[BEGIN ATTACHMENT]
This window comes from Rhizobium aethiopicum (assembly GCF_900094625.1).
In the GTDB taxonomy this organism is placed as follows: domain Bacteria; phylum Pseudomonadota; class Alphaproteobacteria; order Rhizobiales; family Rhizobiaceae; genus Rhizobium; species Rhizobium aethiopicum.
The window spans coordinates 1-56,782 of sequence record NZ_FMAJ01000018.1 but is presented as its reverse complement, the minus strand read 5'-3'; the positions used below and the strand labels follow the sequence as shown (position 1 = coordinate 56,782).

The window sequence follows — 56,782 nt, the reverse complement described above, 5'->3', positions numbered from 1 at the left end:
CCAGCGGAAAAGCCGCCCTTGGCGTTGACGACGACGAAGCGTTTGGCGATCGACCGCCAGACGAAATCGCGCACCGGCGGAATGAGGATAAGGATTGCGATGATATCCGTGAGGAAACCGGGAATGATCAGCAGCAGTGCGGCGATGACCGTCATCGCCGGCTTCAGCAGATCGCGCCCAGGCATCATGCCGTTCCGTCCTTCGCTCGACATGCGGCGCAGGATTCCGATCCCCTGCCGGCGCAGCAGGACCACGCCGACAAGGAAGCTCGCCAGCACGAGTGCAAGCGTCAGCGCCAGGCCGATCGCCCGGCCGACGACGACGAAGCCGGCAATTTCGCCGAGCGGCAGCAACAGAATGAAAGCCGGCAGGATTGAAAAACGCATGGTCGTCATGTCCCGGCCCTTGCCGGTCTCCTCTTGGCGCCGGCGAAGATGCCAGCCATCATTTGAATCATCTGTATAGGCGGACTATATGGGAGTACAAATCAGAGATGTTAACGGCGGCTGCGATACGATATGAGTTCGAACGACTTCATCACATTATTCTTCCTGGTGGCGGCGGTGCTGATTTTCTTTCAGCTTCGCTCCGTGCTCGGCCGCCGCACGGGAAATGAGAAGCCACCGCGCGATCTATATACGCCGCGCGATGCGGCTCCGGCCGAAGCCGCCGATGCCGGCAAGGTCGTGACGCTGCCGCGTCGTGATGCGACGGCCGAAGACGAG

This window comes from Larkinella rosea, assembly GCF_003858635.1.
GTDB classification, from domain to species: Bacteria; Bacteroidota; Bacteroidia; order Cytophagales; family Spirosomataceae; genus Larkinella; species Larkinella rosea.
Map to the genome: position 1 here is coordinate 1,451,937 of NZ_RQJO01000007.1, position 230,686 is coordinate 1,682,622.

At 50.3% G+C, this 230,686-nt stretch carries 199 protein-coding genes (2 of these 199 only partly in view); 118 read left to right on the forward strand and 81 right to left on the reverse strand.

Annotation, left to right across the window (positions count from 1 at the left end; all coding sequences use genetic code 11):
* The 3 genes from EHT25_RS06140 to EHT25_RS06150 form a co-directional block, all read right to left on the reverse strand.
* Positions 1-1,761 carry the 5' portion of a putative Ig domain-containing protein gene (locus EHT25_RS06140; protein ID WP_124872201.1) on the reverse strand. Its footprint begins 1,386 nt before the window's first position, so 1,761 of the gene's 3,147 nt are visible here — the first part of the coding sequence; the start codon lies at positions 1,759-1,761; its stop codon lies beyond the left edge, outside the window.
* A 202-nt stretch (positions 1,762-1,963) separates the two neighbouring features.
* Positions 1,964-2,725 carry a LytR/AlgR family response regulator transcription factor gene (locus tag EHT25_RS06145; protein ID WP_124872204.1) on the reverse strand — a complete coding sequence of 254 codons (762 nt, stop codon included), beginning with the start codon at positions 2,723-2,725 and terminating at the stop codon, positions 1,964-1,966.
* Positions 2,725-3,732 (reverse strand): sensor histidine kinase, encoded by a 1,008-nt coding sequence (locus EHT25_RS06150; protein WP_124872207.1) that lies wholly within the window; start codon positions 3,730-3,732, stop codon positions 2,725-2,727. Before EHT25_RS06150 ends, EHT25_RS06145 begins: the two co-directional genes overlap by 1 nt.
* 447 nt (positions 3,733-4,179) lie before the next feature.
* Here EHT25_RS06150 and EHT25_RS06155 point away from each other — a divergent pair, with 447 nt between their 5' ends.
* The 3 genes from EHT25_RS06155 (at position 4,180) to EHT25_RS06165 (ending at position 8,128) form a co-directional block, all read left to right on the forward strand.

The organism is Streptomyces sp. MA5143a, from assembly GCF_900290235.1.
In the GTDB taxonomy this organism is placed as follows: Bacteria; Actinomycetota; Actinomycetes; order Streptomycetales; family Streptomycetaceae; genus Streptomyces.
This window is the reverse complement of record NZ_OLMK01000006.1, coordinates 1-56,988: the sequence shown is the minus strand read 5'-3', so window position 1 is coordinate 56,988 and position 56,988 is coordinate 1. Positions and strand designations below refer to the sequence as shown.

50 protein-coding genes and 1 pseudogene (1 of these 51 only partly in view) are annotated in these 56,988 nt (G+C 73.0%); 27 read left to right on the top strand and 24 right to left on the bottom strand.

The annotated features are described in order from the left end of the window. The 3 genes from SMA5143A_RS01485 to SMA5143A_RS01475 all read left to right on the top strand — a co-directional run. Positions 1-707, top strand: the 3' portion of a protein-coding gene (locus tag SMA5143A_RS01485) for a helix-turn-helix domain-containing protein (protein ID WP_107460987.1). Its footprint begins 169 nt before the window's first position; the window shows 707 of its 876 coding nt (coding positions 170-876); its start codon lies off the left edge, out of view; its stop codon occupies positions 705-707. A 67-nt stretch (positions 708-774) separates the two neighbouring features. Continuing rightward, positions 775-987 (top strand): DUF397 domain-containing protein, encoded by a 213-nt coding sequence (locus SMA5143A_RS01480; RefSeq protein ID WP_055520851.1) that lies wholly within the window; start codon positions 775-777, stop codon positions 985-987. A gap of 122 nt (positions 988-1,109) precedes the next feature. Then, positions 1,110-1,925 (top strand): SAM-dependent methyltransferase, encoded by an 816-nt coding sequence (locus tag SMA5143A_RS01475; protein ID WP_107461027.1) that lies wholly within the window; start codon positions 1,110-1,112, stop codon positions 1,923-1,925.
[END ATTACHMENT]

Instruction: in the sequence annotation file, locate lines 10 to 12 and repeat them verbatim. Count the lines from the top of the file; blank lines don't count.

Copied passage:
Annotation, left to right across the window (positions count from 1 at the left end; all coding sequences use genetic code 11):
* The 3 genes from EHT25_RS06140 to EHT25_RS06150 form a co-directional block, all read right to left on the reverse strand.
* Positions 1-1,761 carry the 5' portion of a putative Ig domain-containing protein gene (locus EHT25_RS06140; protein ID WP_124872201.1) on the reverse strand. Its footprint begins 1,386 nt before the window's first position, so 1,761 of the gene's 3,147 nt are visible here — the first part of the coding sequence; the start codon lies at positions 1,759-1,761; its stop codon lies beyond the left edge, outside the window.